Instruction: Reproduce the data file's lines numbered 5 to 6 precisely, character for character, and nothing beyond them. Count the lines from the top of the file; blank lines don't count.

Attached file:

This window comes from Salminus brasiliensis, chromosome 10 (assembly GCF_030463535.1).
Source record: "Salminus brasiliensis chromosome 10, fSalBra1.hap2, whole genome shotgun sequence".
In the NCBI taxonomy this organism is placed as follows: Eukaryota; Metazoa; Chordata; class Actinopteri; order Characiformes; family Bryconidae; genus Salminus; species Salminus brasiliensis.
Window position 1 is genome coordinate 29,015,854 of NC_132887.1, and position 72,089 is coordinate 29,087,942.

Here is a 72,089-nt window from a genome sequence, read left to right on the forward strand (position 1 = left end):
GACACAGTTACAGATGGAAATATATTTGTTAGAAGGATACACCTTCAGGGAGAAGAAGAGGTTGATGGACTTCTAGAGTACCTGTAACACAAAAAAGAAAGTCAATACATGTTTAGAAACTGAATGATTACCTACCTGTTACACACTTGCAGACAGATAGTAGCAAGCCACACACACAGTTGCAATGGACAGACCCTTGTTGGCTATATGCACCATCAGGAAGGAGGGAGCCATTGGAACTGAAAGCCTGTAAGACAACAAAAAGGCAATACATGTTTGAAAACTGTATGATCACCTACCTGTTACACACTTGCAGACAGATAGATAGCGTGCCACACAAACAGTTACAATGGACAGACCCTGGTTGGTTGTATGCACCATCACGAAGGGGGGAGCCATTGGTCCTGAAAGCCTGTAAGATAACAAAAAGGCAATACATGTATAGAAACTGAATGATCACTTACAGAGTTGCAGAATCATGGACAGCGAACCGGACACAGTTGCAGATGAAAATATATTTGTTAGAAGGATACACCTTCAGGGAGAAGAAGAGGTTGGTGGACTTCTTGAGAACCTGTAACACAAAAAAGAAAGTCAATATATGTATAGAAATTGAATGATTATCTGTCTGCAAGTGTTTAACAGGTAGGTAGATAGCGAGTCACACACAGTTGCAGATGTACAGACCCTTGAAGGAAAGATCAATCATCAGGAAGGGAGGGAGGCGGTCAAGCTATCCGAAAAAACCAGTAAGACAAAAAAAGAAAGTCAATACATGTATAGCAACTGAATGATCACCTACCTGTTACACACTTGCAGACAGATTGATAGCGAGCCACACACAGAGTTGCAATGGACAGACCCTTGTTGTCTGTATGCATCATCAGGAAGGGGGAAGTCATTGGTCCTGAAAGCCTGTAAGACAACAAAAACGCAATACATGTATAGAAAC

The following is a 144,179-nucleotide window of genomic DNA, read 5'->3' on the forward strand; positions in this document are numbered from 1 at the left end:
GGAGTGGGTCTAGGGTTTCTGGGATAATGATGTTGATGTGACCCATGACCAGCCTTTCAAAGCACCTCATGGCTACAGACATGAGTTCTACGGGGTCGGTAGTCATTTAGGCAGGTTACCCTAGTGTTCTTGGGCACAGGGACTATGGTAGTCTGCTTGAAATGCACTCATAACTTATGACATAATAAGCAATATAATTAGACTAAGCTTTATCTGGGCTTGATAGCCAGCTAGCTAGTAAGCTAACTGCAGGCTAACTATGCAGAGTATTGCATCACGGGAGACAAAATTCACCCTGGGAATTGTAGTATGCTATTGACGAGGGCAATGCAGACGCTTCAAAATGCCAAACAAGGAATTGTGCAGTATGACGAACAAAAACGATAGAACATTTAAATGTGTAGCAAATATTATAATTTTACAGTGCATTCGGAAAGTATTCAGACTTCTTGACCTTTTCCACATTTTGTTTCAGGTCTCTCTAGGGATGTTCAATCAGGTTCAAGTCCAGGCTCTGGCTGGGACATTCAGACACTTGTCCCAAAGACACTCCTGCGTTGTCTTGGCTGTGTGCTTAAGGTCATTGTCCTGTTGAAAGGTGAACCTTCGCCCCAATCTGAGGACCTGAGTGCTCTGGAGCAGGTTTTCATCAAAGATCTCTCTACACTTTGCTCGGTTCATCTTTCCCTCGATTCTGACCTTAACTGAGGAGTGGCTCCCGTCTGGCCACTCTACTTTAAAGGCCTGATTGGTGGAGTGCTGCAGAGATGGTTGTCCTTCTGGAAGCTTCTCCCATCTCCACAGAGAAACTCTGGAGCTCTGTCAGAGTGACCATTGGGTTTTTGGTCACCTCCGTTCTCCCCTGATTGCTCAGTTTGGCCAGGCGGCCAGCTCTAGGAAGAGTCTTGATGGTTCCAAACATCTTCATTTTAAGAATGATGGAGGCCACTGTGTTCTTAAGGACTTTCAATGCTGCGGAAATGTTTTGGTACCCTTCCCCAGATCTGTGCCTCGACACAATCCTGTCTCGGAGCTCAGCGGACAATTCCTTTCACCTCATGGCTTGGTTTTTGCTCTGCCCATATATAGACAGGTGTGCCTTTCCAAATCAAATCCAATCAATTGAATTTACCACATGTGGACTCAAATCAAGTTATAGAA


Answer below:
Here is a 72,089-nt window from a genome sequence, read left to right on the forward strand (position 1 = left end):
GACACAGTTACAGATGGAAATATATTTGTTAGAAGGATACACCTTCAGGGAGAAGAAGAGGTTGATGGACTTCTAGAGTACCTGTAACACAAAAAAGAAAGTCAATACATGTTTAGAAACTGAATGATTACCTACCTGTTACACACTTGCAGACAGATAGTAGCAAGCCACACACACAGTTGCAATGGACAGACCCTTGTTGGCTATATGCACCATCAGGAAGGAGGGAGCCATTGGAACTGAAAGCCTGTAAGACAACAAAAAGGCAATACATGTTTGAAAACTGTATGATCACCTACCTGTTACACACTTGCAGACAGATAGATAGCGTGCCACACAAACAGTTACAATGGACAGACCCTGGTTGGTTGTATGCACCATCACGAAGGGGGGAGCCATTGGTCCTGAAAGCCTGTAAGATAACAAAAAGGCAATACATGTATAGAAACTGAATGATCACTTACAGAGTTGCAGAATCATGGACAGCGAACCGGACACAGTTGCAGATGAAAATATATTTGTTAGAAGGATACACCTTCAGGGAGAAGAAGAGGTTGGTGGACTTCTTGAGAACCTGTAACACAAAAAAGAAAGTCAATATATGTATAGAAATTGAATGATTATCTGTCTGCAAGTGTTTAACAGGTAGGTAGATAGCGAGTCACACACAGTTGCAGATGTACAGACCCTTGAAGGAAAGATCAATCATCAGGAAGGGAGGGAGGCGGTCAAGCTATCCGAAAAAACCAGTAAGACAAAAAAAGAAAGTCAATACATGTATAGCAACTGAATGATCACCTACCTGTTACACACTTGCAGACAGATTGATAGCGAGCCACACACAGAGTTGCAATGGACAGACCCTTGTTGTCTGTATGCATCATCAGGAAGGGGGAAGTCATTGGTCCTGAAAGCCTGTAAGACAACAAAAACGCAATACATGTATAGAAAC